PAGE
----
Ciao, I was studying Vibrato Montecarlo methods and I came up with a very simple question: what is an real application of this method? Let me explain.

In short the main idea of the method is the following: suppose you want to compute the sensitivities of a derivative with a discontinuous payoff then you should try the following:

  1. Discretize time with pillars $t_1, \dots, t_N$.
  2. Suppose you know the value of the stock at time $t_{N-1}$ and, by knowing it, analitically integrate the payoff function as $$ V(S_{N-1}) = \mathbb{E}[f(S_N) | S_{N-1}] $$
  3. $V(S_{N-1})$ is still a stochastic quantity depending on $S_{N-1}$ but know it is a differentiable function (essentially the integration works as molllification of the starting discontinuous payoff). At this point you can compute the sensitivity w.r.t. parameter $\lambda$ by using classical finite difference and Montecarlo methods applied to $V(S_{N-1})$ simulating trajectory $S_{N-1}$: $$ \partial_\lambda V(\lambda) = \frac{V(\lambda + h, S_{N-1}) - V(\lambda, S_{N-1})}{h} $$

The procedure is quite smart and it works from a numerical point of view, but I do not understand how it could be usefull. In fact, usually, if you can integrate from $t_{N-1}$ to $t_N$, i.e. the step $2$, you can integrate starting from $t_0$ so that is does not make sense to use Montecarlo and finite difference.

This is evident for example for a Call option.

My question is then:

Can you present me a case in which the fully integrability is not possible (or too difficult) but the partial one (i.e. from $t_{N-1}$ to $ t_N$ is easy to do (so that the Vibrato Montecarlo technique makes sense in such case)?

Thank you for help!!

Ciao ciao!



To keep notations uncluttered assume zero funding costs and consider a European contingent claim priced as $$ V = \Bbb{E}_0 \left[ h(S_N) \right] $$ Suppose you would like to make the dependence of your pricing on a specific model parameter $\theta$ appear. You then usually have the following representation choices \begin{align} V &= \int_0^\infty h(S) q(S,\theta) dS \tag{1} \\ &= \int_{-\infty}^\infty h(S(z,\theta)) p(z) dz \tag{2} \end{align} where $z$ is a random variable with known distribution. When expressing $\partial V/\partial \theta$ using the above expressions + Fubini, the first will give rise to the so-called Likelihood Ratio method the second to the Pathwise Sensitivities method \begin{align} \frac{\partial V}{\partial \theta} &= \int_0^\infty h(S) \frac{\partial q(S,\theta)}{\partial \theta} dS = \Bbb{E}_0 \left[ h(S_N) \frac{\partial \ln q}{\partial \theta} \right] \tag{1'} \\ &= \int_{-\infty}^\infty h(S(z,\theta)) p(z) dz = \Bbb{E}_0 \left[ h'(S_N) \frac{\partial S_N}{\partial \theta} \right] \tag{2'} \end{align}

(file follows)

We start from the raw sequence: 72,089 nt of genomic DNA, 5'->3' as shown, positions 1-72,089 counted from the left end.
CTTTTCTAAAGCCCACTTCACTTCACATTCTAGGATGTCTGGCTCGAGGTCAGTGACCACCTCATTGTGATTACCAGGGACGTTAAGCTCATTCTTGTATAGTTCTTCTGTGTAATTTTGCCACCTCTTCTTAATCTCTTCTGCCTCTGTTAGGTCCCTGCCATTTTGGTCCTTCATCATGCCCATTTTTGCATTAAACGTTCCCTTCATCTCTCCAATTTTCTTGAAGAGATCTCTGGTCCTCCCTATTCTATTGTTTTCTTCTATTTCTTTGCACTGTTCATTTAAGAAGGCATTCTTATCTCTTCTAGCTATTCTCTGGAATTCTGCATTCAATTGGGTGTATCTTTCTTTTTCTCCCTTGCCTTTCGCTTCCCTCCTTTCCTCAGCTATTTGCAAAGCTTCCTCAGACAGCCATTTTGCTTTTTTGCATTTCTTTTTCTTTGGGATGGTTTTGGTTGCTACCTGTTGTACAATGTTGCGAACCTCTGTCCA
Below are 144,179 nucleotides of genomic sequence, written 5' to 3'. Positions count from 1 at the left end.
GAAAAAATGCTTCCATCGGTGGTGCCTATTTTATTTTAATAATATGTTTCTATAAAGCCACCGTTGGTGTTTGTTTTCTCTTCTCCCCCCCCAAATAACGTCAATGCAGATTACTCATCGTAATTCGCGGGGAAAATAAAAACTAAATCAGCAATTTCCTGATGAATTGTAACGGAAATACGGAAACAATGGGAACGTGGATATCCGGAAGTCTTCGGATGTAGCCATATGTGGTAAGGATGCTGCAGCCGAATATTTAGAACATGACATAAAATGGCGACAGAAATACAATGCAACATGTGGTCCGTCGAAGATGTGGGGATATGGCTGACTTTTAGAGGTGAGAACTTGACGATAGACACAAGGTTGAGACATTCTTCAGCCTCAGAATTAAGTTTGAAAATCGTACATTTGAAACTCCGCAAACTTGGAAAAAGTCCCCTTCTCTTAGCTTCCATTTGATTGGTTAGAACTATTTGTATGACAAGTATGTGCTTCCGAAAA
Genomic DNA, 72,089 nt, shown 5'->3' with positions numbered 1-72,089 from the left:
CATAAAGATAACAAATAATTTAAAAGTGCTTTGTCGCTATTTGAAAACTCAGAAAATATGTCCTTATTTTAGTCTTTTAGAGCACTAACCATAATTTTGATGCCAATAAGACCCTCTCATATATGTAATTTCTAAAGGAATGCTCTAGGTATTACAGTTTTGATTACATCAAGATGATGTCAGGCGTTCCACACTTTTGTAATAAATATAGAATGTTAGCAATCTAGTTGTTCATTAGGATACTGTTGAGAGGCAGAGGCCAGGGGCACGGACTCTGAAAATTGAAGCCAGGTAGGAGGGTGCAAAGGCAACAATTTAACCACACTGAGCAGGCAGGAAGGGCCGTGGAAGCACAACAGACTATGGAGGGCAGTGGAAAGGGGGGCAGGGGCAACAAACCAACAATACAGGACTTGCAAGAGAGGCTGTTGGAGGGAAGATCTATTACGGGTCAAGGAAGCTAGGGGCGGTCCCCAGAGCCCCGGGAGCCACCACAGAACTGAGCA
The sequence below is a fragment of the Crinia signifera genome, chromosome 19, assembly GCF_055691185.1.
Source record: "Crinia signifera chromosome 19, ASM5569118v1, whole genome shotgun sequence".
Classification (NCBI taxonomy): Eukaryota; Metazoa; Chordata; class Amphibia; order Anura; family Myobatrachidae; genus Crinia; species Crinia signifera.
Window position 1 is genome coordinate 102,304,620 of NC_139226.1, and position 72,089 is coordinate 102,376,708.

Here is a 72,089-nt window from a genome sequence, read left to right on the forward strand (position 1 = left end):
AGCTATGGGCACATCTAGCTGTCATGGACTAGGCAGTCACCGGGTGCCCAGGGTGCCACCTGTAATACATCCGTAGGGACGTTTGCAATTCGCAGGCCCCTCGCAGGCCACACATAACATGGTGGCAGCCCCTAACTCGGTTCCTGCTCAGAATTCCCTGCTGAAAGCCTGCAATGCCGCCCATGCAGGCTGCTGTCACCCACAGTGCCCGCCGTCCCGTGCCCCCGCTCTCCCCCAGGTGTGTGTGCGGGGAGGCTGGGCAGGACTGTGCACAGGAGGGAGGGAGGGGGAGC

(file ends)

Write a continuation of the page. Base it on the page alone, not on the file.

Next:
The PS method requires the payout function to be differentiable, which may not always be the case. Think of digital option, differentiating an indicator function would yield a Dirac meaning that only simulated paths that end right on the strike price will matter, i.e. not practical.

The first is OK as long as the risk-neutral distribution of $S_N$ is tractable under the model at hand, which may not always be the case (think local volatility for instance). But when simulating the SDE the distribution of $S_N \vert S_{N-1}$ will be tractable so that the LR method is often rewritten as $$ \Bbb{E}_0 \left[ h(S_N) \sum_{n=1}^N \frac{\partial \ln q(S_n \vert S_{n-1})}{\partial \theta}\right] $$ One of the issues with the LR method is it does not exhibit extraordinary convergence property. The Vibrato is presented by its author as a smart hybrid between the 2.

It is easily illustrated in the case of a digital option, which does not have a differentiable payout function so tranditional PS method cannot be applied. The idea is that conditionally on $S_{N-1}$ the distribution of $S_N$ is tractable. So we shall use the LR method on the last time step. The parameters of the latter distribution will emerge as functions of $\theta$. To obtain the sensitivities of these parameters to $\theta$, we use the PS method.

So Vibrato in that case boils down to applying PS method for $t \in [0, t_{N-1}[$ to obtain the sensitivity of the parmaeters of the conditional distribution $q(S_N \vert S_{N-1})$ to $\theta$. Then, for each generated path, use the LR method over the last time step. Note that this gives rise to some kind of "nested" Monte Carlo step (which can be done analytically for vanilla and digital payouts) but not at all to using 'Finite Differences' as you suggest?


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